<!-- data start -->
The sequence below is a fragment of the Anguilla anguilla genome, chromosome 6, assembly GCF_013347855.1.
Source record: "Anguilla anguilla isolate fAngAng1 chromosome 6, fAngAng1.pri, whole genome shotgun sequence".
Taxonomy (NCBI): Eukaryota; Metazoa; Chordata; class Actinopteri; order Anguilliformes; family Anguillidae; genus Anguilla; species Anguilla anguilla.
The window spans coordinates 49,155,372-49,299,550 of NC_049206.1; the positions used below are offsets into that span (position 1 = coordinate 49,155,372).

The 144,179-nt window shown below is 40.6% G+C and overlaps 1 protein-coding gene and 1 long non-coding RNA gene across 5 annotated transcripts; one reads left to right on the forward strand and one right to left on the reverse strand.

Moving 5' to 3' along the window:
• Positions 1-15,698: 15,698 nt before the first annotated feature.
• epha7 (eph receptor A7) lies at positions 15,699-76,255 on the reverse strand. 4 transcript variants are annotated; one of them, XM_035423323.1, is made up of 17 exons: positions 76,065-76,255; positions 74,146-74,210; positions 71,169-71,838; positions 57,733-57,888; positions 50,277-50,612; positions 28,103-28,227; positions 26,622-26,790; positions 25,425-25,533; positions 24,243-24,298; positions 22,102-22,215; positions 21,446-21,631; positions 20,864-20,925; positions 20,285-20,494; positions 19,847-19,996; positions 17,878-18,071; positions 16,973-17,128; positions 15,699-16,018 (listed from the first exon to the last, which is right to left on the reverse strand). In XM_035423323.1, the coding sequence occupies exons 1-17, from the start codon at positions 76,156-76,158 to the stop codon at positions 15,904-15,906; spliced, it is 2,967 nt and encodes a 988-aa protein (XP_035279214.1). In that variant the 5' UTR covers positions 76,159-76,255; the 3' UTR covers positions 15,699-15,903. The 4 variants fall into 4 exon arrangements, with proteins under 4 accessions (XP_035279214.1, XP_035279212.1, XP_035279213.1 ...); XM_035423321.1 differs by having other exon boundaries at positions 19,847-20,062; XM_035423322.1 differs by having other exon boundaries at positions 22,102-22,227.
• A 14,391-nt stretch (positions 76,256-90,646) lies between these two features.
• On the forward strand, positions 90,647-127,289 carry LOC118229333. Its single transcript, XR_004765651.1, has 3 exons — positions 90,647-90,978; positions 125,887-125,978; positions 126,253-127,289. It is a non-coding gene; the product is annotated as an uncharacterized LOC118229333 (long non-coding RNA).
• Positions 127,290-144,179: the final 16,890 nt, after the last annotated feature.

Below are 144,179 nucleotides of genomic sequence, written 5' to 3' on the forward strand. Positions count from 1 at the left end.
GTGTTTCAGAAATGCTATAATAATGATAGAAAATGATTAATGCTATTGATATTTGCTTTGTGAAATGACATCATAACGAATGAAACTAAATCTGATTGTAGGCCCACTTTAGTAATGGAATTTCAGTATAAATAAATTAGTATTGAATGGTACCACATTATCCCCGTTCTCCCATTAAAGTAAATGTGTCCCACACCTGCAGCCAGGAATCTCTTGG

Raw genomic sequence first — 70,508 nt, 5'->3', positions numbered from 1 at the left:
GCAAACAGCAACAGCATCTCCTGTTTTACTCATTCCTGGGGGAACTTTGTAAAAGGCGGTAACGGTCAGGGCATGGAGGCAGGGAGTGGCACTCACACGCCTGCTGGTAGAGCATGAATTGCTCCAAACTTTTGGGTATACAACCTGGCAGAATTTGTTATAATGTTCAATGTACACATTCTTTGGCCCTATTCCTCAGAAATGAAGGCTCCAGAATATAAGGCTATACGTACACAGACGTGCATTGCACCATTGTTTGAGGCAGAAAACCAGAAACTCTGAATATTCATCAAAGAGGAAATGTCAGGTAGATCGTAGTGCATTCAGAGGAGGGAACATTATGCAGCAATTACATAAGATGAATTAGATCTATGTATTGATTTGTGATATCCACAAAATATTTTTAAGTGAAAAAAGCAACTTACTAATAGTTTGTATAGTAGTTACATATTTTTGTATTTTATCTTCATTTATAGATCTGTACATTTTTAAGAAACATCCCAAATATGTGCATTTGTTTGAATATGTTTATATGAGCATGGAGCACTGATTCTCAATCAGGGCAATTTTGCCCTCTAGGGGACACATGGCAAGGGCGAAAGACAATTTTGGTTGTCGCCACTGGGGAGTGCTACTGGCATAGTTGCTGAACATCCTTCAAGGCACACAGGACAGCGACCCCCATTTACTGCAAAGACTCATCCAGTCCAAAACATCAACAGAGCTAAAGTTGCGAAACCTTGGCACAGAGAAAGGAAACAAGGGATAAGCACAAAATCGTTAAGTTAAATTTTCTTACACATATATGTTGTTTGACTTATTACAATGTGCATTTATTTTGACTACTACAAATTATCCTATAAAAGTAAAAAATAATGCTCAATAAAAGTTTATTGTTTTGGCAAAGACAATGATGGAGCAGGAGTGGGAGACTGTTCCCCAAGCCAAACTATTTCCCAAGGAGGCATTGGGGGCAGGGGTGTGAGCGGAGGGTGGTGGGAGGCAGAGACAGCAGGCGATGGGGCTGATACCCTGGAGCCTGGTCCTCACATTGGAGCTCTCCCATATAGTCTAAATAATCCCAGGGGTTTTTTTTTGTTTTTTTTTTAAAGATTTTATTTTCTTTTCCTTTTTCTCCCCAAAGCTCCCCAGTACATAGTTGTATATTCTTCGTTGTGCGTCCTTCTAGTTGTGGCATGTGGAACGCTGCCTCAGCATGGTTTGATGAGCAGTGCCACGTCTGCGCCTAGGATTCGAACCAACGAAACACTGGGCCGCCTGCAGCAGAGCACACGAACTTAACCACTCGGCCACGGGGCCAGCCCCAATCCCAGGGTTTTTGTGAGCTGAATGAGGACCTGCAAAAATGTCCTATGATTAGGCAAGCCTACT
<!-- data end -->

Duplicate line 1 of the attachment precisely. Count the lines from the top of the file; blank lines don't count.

The sequence below is a fragment of the Anguilla anguilla genome, chromosome 6, assembly GCF_013347855.1.